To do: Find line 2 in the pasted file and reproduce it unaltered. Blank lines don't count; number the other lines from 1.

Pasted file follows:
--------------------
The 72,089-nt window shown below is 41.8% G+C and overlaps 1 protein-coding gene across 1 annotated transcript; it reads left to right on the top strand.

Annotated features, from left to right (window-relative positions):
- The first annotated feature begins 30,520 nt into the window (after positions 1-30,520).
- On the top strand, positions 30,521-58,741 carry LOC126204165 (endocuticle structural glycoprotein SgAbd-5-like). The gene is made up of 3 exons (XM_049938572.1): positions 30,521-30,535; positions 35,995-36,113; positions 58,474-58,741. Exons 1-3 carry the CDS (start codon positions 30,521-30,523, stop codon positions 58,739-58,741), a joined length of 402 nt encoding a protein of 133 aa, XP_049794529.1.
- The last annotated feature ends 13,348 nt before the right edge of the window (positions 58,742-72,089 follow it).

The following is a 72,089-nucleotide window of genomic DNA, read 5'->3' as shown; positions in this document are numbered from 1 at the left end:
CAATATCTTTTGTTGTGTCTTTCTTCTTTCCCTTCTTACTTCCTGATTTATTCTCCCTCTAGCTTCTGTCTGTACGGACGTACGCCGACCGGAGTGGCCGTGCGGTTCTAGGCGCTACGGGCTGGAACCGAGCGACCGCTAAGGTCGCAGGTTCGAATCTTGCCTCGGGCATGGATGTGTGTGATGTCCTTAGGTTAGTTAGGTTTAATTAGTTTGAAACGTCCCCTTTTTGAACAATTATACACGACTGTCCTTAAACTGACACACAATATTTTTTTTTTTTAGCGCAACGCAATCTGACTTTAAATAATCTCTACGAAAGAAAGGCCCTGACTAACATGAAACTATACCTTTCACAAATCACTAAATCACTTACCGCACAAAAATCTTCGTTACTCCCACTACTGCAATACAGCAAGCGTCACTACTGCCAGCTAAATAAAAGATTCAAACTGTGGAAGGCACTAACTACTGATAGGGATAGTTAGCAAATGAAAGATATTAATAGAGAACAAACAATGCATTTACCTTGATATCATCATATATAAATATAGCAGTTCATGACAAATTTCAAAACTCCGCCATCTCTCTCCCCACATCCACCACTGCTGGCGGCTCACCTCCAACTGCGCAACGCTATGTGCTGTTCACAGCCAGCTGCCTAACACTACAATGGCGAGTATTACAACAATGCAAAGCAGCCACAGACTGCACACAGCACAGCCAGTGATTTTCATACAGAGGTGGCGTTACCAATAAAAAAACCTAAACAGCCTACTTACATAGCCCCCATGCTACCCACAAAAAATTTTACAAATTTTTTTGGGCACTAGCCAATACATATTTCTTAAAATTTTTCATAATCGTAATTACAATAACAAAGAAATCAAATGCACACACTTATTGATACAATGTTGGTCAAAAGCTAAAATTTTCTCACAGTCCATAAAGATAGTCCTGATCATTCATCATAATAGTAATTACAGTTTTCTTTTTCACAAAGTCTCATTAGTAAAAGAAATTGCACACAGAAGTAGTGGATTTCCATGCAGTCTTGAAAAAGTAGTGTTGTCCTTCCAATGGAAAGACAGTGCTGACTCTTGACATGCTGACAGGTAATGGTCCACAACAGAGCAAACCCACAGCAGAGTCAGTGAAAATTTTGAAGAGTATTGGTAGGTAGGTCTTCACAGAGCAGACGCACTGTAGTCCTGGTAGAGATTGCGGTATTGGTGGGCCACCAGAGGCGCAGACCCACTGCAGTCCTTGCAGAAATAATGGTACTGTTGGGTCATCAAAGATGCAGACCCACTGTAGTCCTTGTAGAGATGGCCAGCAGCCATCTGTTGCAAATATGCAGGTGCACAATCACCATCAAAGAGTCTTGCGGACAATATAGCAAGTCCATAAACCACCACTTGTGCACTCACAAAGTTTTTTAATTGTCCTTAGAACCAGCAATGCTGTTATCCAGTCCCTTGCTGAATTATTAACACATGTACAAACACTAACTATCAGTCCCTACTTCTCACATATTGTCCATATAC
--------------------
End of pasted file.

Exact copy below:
Annotated features, from left to right (window-relative positions):